François Lemoyne or François Le Moine (1688 – 4 June 1737) was a French rococo painter. He was a winner of the Prix de Rome, professor of the Académie de peinture et de sculpture, and Premier peintre du Roi to Louis XV. He was tutor to Charles-Joseph Natoire and François Boucher.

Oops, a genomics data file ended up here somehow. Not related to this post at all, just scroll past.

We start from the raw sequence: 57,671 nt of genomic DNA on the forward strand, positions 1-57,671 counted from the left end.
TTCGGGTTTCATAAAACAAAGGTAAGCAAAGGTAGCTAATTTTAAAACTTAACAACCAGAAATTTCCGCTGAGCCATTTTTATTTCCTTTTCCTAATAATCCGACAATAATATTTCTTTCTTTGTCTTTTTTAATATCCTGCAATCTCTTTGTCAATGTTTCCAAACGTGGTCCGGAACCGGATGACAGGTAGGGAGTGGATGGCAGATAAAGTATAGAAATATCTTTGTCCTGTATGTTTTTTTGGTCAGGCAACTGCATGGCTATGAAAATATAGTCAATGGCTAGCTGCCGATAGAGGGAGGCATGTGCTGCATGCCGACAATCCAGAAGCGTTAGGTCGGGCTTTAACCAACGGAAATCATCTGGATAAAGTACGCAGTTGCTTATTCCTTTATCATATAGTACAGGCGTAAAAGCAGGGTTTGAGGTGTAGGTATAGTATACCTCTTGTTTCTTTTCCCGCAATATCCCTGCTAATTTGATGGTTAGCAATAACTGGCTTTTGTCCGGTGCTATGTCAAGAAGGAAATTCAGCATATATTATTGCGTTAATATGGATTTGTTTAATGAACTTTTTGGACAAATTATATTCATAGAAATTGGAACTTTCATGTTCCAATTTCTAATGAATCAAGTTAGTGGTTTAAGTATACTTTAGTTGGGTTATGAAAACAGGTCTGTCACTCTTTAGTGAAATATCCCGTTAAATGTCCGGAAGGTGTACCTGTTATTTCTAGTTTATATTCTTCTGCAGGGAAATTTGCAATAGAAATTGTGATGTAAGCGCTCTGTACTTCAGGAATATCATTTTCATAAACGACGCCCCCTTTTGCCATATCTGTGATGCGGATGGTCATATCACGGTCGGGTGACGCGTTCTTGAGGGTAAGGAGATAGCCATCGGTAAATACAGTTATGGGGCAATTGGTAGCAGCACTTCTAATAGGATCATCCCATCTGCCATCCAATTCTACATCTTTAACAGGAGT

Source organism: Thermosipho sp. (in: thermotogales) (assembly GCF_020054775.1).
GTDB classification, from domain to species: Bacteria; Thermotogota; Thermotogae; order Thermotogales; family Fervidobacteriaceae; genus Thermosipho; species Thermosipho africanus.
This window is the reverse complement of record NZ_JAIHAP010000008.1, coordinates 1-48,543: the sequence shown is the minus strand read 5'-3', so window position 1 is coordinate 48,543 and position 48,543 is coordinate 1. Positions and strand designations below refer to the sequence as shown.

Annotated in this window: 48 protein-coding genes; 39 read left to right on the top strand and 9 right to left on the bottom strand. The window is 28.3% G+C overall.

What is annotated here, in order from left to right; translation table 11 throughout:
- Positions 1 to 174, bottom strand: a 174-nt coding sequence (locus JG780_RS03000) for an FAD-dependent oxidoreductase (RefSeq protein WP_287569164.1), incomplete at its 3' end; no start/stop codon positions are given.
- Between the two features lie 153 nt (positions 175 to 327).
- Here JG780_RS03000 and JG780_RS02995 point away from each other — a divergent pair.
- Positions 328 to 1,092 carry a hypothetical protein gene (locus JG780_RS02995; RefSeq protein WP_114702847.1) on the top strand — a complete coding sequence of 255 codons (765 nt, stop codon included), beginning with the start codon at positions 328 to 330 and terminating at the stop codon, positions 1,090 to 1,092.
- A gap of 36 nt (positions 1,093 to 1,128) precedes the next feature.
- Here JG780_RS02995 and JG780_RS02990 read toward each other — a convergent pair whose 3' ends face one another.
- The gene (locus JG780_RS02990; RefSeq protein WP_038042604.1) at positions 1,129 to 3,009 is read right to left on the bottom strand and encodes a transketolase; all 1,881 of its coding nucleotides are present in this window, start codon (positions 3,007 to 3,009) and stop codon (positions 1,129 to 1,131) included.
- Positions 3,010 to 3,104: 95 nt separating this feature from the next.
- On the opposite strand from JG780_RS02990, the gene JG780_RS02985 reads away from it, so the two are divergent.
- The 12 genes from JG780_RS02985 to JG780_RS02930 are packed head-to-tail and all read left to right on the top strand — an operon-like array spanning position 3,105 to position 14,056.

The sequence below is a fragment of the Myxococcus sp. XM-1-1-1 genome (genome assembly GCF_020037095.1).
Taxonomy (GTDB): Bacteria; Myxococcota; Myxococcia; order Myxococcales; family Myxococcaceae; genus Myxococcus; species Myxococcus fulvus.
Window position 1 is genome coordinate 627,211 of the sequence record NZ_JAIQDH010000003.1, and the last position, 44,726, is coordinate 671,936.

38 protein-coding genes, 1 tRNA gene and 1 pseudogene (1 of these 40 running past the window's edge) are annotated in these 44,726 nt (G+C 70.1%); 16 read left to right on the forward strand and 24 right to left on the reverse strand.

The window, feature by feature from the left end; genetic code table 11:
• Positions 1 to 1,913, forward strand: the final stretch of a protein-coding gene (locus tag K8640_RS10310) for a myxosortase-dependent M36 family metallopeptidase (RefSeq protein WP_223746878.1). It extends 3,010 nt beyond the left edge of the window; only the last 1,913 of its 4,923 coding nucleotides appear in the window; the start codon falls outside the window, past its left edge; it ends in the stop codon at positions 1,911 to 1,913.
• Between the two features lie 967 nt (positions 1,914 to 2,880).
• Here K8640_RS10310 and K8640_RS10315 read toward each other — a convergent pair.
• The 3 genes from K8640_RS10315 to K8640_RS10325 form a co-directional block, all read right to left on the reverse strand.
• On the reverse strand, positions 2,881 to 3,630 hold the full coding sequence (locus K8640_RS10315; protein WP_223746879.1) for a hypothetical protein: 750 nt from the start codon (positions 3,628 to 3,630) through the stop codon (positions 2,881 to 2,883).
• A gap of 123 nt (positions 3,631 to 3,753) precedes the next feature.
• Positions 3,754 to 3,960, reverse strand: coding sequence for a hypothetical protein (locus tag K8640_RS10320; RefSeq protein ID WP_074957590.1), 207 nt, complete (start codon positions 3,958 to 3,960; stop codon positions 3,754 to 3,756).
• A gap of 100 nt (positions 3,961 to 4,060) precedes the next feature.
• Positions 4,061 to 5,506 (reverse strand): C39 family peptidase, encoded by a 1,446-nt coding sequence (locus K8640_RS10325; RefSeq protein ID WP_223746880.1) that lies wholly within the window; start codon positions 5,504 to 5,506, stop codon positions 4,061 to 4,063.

Throughout his career, Lemoyne sought to be seen as the heir to Charles Le Brun and the leading painter of his generation, titles also vied for by his rival Jean-François de Troy (1679–1752). Lemoyne's work and talent, notably plied in Versailles, earned him the esteem of his contemporaries and the name of the "new Le Brun". He collaborated with or worked alongside other artists of the era, including Nonotte, Gilles Dutilleul, Charles de La Fosse, and Coypel. He took his own life in 1737, at the height of his career. With his death, the fashion of large allegorical ceilings disappeared.